Almost one-in-four British people have been ripped off by a letting agent, new research from Shelter reveals today.
In a YouGov poll of 5,379 adults commissioned by the housing charity, 23 per cent – equivalent to 11 million people – said they had been charged unfair fees by letting agents in England.
The fee that most people said they’d been unfairly charged for was for ‘administration’ (14 per cent of British people affected) followed by fees charged for credit checks (10 per cent) and fees for renewing a contract (8 per cent).
The survey forms part of an investigation by Shelter into the unfair fees charged by letting agents.
Some of the shocking cases uncovered by the charity include:
- Renters charged over £150 for repeat credit checks every year. Shelter research suggests that credit checks cost letting agents between £8 and £25 to run.
- People charged £100 each time they view a property
- Ex-letting agent staff who admit to fabricating fees to increase their profits
- Renters charged up to £540 for non-refundable ‘administration’ fees
- Letting agents double-charging fees for the same service to landlords and tenants.
The top reason why those who have been unfairly charged by a letting agent felt the fees were unfair was that they were out of proportion to the cost or amount of work done by the letting agent (50 per cent).
Shelter’s investigations have also found landlords hit by bad practice from letting agents. One London landlord lost £9,000 to a letting agent who was supposed to be renting out his home. The letting agent falsified tenants’ references, withheld the rent and deposit from the landlord, before dissolving the agency.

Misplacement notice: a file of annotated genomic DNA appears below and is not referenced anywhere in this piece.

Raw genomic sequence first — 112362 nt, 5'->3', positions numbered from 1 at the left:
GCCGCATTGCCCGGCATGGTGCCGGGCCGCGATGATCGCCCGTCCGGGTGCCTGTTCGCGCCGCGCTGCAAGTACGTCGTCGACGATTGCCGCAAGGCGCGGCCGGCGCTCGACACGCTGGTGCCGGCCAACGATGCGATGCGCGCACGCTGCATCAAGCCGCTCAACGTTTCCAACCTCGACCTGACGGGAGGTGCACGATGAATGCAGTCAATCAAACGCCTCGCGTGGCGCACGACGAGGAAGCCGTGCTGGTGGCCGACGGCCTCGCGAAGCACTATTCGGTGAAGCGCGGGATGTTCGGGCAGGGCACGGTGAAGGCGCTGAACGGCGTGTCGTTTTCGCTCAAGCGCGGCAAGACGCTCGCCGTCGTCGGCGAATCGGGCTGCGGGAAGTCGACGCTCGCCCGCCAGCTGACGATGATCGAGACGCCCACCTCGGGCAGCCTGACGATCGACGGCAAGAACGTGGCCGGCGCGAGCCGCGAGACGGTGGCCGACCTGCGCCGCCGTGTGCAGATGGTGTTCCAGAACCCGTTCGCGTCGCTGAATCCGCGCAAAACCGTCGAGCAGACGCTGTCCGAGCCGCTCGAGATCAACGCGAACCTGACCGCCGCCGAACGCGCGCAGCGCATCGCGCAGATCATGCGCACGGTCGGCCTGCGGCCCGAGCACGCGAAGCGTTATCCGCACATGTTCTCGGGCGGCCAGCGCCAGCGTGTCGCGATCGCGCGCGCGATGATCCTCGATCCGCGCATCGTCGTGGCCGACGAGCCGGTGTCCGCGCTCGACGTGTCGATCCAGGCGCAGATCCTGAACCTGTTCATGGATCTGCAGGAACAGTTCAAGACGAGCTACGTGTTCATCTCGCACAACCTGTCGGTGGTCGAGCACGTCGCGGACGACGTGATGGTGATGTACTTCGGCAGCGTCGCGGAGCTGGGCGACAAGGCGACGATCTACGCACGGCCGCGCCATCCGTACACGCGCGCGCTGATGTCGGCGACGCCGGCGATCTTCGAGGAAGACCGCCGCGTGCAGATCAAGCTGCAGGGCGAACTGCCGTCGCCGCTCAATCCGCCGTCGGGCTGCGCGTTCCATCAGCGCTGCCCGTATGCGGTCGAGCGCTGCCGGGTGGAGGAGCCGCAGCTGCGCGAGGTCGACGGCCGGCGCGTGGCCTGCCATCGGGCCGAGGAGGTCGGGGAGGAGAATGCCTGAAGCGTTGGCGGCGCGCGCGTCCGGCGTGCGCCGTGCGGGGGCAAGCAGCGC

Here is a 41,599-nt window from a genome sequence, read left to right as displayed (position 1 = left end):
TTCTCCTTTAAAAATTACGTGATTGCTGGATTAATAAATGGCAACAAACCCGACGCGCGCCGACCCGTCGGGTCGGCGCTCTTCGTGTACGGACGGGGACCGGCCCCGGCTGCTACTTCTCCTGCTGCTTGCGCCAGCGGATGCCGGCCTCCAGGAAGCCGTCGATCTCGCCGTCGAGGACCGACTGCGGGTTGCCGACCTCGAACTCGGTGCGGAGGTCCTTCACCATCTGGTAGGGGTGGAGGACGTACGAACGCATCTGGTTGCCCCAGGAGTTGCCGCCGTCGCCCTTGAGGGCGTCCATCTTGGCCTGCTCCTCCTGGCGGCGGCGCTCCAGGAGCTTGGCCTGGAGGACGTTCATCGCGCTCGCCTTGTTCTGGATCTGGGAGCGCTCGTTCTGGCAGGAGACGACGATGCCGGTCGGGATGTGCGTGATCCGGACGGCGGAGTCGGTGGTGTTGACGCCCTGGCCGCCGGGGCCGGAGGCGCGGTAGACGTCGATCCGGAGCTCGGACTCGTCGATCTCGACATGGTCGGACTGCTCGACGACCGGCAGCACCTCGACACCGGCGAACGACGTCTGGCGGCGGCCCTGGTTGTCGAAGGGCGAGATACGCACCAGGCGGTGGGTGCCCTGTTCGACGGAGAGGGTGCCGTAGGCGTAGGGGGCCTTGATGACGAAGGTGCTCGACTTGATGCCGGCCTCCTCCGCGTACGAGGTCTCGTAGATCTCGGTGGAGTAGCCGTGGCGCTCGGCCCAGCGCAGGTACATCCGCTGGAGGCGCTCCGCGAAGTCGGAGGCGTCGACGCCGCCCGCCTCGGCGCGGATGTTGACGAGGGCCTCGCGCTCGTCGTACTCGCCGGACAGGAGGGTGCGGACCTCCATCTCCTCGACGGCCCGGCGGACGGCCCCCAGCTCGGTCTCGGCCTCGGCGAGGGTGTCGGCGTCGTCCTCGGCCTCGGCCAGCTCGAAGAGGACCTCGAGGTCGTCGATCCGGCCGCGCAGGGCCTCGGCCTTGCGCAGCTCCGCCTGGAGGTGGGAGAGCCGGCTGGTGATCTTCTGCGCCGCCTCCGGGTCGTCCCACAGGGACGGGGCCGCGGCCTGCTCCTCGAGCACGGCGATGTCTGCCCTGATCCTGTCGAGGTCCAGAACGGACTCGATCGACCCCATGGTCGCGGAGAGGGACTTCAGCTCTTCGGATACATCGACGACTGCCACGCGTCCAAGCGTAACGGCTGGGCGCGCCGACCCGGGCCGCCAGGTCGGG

The landlord said, “This is the only property I own and I’ll never rent it out again. This has been a living nightmare for me and my family.”
Alan Ward, RLA chairman, said, “Sadly, the results of this survey come as no surprise, and it supports the RLA’s view that letting agents should be regulated. The examples of poor practice highlighted by Shelter give the private rented sector a bad name, and undermine the excellent work of good agents and landlords.
“In the absence of a compulsory regulatory system, I would urge all landlords and prospective tenants to only use agents that are members of the Association of Residential Letting Agents (ARLA) or the National Approved Letting Scheme (NALS), and who carry the SAFEagent logo. Such agents will provide prospective tenants with a client money protection scheme and a customer complaints procedure offering independent redress.”
Kay Boycott, Director of Campaigns, Policy and Communications at Shelter, said: “It’s scandalous that some letting agents are creaming off huge profits from the boom in private renting by charging both tenants and landlords fees that are totally out of proportion to the service they provide.
“With our investigation uncovering unexplained charges of over £500, we need to make sure that letting agent fees are reasonable. With costs like these, on top of the sky-high rents that families already face, it’s no surprise that many dread the day they have to look for a new place to rent.”